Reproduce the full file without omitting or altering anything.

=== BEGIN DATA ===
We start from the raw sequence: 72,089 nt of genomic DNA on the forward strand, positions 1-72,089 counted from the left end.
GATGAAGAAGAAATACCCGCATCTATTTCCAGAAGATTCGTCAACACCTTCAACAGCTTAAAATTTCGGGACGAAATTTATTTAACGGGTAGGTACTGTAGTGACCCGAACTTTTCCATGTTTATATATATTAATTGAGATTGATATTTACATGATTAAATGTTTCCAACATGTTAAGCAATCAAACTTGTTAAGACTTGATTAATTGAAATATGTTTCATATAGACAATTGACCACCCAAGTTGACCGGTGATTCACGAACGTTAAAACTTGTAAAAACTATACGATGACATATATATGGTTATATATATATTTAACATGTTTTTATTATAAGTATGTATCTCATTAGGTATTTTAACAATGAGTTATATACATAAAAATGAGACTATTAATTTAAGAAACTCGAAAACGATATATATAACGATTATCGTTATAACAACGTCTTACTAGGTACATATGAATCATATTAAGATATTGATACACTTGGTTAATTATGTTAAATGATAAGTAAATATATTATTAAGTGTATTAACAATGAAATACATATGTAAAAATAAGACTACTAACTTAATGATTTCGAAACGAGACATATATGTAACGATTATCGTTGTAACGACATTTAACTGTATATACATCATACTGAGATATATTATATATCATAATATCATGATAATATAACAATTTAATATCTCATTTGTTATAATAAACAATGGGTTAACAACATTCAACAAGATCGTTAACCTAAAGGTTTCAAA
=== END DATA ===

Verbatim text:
We start from the raw sequence: 72,089 nt of genomic DNA on the forward strand, positions 1-72,089 counted from the left end.
GATGAAGAAGAAATACCCGCATCTATTTCCAGAAGATTCGTCAACACCTTCAACAGCTTAAAATTTCGGGACGAAATTTATTTAACGGGTAGGTACTGTAGTGACCCGAACTTTTCCATGTTTATATATATTAATTGAGATTGATATTTACATGATTAAATGTTTCCAACATGTTAAGCAATCAAACTTGTTAAGACTTGATTAATTGAAATATGTTTCATATAGACAATTGACCACCCAAGTTGACCGGTGATTCACGAACGTTAAAACTTGTAAAAACTATACGATGACATATATATGGTTATATATATATTTAACATGTTTTTATTATAAGTATGTATCTCATTAGGTATTTTAACAATGAGTTATATACATAAAAATGAGACTATTAATTTAAGAAACTCGAAAACGATATATATAACGATTATCGTTATAACAACGTCTTACTAGGTACATATGAATCATATTAAGATATTGATACACTTGGTTAATTATGTTAAATGATAAGTAAATATATTATTAAGTGTATTAACAATGAAATACATATGTAAAAATAAGACTACTAACTTAATGATTTCGAAACGAGACATATATGTAACGATTATCGTTGTAACGACATTTAACTGTATATACATCATACTGAGATATATTATATATCATAATATCATGATAATATAACAATTTAATATCTCATTTGTTATAATAAACAATGGGTTAACAACATTCAACAAGATCGTTAACCTAAAGGTTTCAAA